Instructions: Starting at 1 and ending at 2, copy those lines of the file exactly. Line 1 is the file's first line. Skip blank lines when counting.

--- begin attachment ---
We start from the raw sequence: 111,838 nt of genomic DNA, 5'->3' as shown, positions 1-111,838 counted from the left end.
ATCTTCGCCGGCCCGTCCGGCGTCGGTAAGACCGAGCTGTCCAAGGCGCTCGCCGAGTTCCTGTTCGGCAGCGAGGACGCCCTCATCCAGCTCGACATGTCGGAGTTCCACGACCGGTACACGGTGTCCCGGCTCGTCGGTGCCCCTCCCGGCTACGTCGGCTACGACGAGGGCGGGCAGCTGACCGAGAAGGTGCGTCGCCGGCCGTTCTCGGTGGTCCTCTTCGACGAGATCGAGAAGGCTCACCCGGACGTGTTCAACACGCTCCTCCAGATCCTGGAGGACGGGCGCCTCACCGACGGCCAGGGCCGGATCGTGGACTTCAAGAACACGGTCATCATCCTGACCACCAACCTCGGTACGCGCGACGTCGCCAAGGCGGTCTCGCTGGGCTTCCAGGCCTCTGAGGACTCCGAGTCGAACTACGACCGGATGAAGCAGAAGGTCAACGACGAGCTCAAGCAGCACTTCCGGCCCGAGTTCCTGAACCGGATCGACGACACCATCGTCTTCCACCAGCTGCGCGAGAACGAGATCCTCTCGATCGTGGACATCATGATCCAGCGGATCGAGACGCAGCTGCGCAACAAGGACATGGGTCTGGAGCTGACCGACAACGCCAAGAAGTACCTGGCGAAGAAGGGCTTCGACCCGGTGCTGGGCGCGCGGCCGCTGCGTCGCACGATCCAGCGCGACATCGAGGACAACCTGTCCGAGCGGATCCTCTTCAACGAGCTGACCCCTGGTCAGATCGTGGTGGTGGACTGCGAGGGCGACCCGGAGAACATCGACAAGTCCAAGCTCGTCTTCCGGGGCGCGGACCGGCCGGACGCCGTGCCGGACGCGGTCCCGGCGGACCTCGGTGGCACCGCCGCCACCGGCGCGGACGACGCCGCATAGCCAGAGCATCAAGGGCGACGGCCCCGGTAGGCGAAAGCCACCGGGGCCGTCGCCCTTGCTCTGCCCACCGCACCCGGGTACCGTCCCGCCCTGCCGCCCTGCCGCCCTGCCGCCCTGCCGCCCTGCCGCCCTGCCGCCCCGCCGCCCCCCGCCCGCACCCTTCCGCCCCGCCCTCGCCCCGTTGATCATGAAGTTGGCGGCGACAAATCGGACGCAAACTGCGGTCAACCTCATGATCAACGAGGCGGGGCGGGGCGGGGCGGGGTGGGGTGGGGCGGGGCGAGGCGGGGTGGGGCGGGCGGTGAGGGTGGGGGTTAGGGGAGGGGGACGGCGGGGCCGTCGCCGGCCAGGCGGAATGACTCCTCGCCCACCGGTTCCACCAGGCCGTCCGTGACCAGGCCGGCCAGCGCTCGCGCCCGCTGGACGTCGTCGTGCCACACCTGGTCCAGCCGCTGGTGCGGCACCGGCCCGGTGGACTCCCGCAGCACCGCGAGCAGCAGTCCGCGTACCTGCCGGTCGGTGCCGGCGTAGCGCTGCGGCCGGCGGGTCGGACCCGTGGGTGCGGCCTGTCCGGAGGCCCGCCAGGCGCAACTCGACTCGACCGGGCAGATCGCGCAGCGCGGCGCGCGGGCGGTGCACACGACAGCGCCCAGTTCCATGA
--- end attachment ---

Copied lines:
We start from the raw sequence: 111,838 nt of genomic DNA, 5'->3' as shown, positions 1-111,838 counted from the left end.
ATCTTCGCCGGCCCGTCCGGCGTCGGTAAGACCGAGCTGTCCAAGGCGCTCGCCGAGTTCCTGTTCGGCAGCGAGGACGCCCTCATCCAGCTCGACATGTCGGAGTTCCACGACCGGTACACGGTGTCCCGGCTCGTCGGTGCCCCTCCCGGCTACGTCGGCTACGACGAGGGCGGGCAGCTGACCGAGAAGGTGCGTCGCCGGCCGTTCTCGGTGGTCCTCTTCGACGAGATCGAGAAGGCTCACCCGGACGTGTTCAACACGCTCCTCCAGATCCTGGAGGACGGGCGCCTCACCGACGGCCAGGGCCGGATCGTGGACTTCAAGAACACGGTCATCATCCTGACCACCAACCTCGGTACGCGCGACGTCGCCAAGGCGGTCTCGCTGGGCTTCCAGGCCTCTGAGGACTCCGAGTCGAACTACGACCGGATGAAGCAGAAGGTCAACGACGAGCTCAAGCAGCACTTCCGGCCCGAGTTCCTGAACCGGATCGACGACACCATCGTCTTCCACCAGCTGCGCGAGAACGAGATCCTCTCGATCGTGGACATCATGATCCAGCGGATCGAGACGCAGCTGCGCAACAAGGACATGGGTCTGGAGCTGACCGACAACGCCAAGAAGTACCTGGCGAAGAAGGGCTTCGACCCGGTGCTGGGCGCGCGGCCGCTGCGTCGCACGATCCAGCGCGACATCGAGGACAACCTGTCCGAGCGGATCCTCTTCAACGAGCTGACCCCTGGTCAGATCGTGGTGGTGGACTGCGAGGGCGACCCGGAGAACATCGACAAGTCCAAGCTCGTCTTCCGGGGCGCGGACCGGCCGGACGCCGTGCCGGACGCGGTCCCGGCGGACCTCGGTGGCACCGCCGCCACCGGCGCGGACGACGCCGCATAGCCAGAGCATCAAGGGCGACGGCCCCGGTAGGCGAAAGCCACCGGGGCCGTCGCCCTTGCTCTGCCCACCGCACCCGGGTACCGTCCCGCCCTGCCGCCCTGCCGCCCTGCCGCCCTGCCGCCCTGCCGCCCTGCCGCCCCGCCGCCCCCCGCCCGCACCCTTCCGCCCCGCCCTCGCCCCGTTGATCATGAAGTTGGCGGCGACAAATCGGACGCAAACTGCGGTCAACCTCATGATCAACGAGGCGGGGCGGGGCGGGGCGGGGTGGGGTGGGGCGGGGCGAGGCGGGGTGGGGCGGGCGGTGAGGGTGGGGGTTAGGGGAGGGGGACGGCGGGGCCGTCGCCGGCCAGGCGGAATGACTCCTCGCCCACCGGTTCCACCAGGCCGTCCGTGACCAGGCCGGCCAGCGCTCGCGCCCGCTGGACGTCGTCGTGCCACACCTGGTCCAGCCGCTGGTGCGGCACCGGCCCGGTGGACTCCCGCAGCACCGCGAGCAGCAGTCCGCGTACCTGCCGGTCGGTGCCGGCGTAGCGCTGCGGCCGGCGGGTCGGACCCGTGGGTGCGGCCTGTCCGGAGGCCCGCCAGGCGCAACTCGACTCGACCGGGCAGATCGCGCAGCGCGGCGCGCGGGCGGTGCACACGACAGCGCCCAGTTCCATGA